View of Goose Lake from the Highgrade Trailhead, and the Highgrade Trail itself

Critters along the trail...


L-R:  Least Chipmunk, Flame Skimmer (?), and Mountain Chickadees


Left and center:  Red-breasted Nuthatches  Right:  Discreet Police Car Moth (Gnophaela discreta)


Scenes from the trailhead and the road



Mt Vida from the south side

  Had the day's only Hermit Thrushes at the end of the road; there was another "trail" there which I was tempted to hike, but if that's where my "friends" had gone I wanted to leave well enough alone and get back to the main road.  Not too far past the ranger station there was another good dirt road that went off to the left (CR 133C), so consulting the map, I saw where it gave me about six more miles of dirt road to explore (the road was paved to 395 beyond the ranger station), so I took that, picking up a cute little White-breasted Nuthatch whanging on a tree.  Came to what looked like a familiar confusing intersection; turns out I was back where I had taken CR 47 to Lassen Creek the day before!  So I took the other road, going through more pinyon sage, and had more glorious views of Goose Lake as the road inched closer to US 395.  At one overlook I could actually make out some ibis, geese, and a Great Blue Heron down below!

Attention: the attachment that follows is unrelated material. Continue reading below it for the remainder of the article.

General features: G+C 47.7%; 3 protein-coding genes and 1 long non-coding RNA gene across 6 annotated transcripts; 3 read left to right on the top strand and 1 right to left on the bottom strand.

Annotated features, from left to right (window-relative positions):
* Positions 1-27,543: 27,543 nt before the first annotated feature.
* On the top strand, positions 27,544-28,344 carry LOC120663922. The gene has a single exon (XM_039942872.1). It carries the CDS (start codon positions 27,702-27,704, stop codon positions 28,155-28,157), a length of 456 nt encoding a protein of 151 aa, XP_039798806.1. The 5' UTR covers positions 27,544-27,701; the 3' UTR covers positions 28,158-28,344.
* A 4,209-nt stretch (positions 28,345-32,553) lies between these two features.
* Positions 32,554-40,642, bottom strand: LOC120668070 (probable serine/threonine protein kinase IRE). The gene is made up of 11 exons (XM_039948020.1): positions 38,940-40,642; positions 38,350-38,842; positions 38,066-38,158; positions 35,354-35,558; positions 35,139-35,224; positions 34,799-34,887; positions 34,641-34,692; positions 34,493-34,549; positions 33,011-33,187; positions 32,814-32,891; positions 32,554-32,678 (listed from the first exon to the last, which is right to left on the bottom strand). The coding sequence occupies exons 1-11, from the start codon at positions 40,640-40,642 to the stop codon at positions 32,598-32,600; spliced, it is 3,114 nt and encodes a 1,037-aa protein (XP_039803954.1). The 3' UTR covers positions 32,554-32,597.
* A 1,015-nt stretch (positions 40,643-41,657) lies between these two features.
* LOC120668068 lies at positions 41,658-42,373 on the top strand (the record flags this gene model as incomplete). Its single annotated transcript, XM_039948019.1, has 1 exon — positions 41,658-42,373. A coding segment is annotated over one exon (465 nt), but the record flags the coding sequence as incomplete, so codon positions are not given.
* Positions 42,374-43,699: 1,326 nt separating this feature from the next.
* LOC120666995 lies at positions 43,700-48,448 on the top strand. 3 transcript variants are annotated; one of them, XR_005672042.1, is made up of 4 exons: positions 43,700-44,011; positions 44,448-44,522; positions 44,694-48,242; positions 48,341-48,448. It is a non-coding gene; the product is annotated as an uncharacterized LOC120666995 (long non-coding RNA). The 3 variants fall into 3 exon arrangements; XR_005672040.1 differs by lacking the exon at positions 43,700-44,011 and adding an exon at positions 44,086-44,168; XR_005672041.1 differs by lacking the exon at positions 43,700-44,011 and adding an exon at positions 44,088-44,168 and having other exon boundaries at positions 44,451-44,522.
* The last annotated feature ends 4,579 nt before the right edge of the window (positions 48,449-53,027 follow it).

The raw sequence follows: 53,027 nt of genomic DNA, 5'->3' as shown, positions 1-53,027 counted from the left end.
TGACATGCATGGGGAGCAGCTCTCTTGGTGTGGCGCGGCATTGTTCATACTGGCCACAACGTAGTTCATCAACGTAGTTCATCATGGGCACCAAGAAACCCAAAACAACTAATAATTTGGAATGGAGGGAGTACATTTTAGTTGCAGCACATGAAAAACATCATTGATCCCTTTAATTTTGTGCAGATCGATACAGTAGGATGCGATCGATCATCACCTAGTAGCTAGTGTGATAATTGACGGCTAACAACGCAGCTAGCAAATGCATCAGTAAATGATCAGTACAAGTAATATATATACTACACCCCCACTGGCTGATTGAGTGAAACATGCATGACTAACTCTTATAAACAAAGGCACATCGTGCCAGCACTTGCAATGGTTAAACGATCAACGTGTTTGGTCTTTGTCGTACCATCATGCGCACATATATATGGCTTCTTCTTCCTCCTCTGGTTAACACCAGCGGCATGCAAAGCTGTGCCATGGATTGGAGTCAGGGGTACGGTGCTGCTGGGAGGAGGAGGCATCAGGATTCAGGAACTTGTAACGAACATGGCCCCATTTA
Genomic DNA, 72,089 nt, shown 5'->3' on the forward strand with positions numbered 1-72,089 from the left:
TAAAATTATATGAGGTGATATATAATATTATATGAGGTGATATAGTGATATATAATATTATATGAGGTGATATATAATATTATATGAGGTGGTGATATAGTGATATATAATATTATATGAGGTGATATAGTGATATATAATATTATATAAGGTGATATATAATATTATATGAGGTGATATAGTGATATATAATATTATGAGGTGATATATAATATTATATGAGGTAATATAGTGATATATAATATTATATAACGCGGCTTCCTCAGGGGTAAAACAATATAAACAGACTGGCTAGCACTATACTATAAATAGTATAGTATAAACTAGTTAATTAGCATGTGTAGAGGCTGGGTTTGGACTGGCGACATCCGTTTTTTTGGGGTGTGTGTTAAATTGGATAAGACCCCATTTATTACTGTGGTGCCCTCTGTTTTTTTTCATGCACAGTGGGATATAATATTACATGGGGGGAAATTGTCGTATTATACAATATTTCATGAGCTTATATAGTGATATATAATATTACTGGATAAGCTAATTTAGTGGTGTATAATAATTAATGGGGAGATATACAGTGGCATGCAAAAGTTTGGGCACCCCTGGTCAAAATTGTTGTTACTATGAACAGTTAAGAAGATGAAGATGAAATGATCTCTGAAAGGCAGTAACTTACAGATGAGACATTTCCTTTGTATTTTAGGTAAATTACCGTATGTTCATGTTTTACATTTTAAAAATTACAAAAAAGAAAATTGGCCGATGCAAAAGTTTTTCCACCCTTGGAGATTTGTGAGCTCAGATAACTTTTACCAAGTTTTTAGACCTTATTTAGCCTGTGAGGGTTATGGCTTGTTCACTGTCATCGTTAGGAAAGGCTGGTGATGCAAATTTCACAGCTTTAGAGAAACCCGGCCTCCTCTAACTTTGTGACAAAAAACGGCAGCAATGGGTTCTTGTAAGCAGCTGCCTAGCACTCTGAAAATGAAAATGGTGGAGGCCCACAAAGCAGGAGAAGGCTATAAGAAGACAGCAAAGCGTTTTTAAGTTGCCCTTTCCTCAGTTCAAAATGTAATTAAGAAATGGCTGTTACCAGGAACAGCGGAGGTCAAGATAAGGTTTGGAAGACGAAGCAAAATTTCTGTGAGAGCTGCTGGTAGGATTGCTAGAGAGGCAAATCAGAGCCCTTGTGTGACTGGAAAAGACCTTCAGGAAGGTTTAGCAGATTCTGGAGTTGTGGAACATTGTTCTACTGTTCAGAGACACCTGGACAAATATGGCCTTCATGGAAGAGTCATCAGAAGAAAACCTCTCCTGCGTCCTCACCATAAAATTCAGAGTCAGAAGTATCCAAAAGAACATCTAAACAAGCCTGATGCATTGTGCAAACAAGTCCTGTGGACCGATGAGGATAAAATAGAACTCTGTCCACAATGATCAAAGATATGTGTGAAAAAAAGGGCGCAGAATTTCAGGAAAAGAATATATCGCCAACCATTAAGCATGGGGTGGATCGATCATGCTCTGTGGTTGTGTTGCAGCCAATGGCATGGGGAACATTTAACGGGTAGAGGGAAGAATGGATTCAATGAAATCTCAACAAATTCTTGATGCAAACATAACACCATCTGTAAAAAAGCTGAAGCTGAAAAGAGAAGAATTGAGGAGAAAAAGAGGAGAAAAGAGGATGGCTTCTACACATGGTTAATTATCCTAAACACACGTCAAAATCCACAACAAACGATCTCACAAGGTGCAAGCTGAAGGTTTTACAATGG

Scenes along Willow Ranch Road (CR 133C)



View of Goose Lake


Approximate spot where Goose Lake picture (above) was taken

Down at the bottom it wasn't long to Davis Creek, which is the turnoff for the Goose Lake Causeway.  That was a wonderful drive: it turns to dirt right at the causeway, and in addition to the scores of ibis and geese (the lake is well-named), there were also plenty of avocets with their fuzzy babies (one parent was giving a Raven a fit), a large group of White Pelicans, plus several Clark's Grebes; interestingly, that was the dominant grebe here!  Beyond the lake was a ranch with more pinyon sage, and the main road continued parallel to the lake, which was wonderful; at several spots were some small marshes which had coots, Mallards, Gadwall, and the only Western Grebe of the whole drive!  Had Horned Larks in some of the open area, and some pewees were fighting at one spot; hearing what sounded like a Black Phoebe got me out of the car quick—turned out it was probably one of the young pewees making a very phoebe-like tew!  A family of Mountain Bluebirds flopped around at another spot, and heard the only Lark Sparrow of the day along here.  At a big rock heard a song that had me clueless; it almost sounded like a cross between a Rock and Canyon Wren!  (It went, "Chi-chi-chi-chi-chi-cheeeewwwww", with the "chew" part dropping dramatically...)  It was probably some youngster trying out his song...  Close to the turnaround point I had a Blue-gray Gnatcatcher buzzing at me.


Goose Lake from ground level



Birds that hang out here...


L-R:  The lake’s namesake (Canada Geese), baby Avocet, and Mom (?)


Clark's ’s Grebe and Mallard families


White Pelicans from the causeway, and Goose Lake Road on the other side of the causeway


Scenes along Goose Lake Road






Snapshot through the car window of a spontaneous forest fire; evidently these things can pop up days after a lightning strike!

Headed back to Alturas after that, noticing a pretty good forest fire in the distance; the flagger along the highway said it was around the Devil's Garden area, which is close to where I was planning on heading tomorrow; hope the road is open!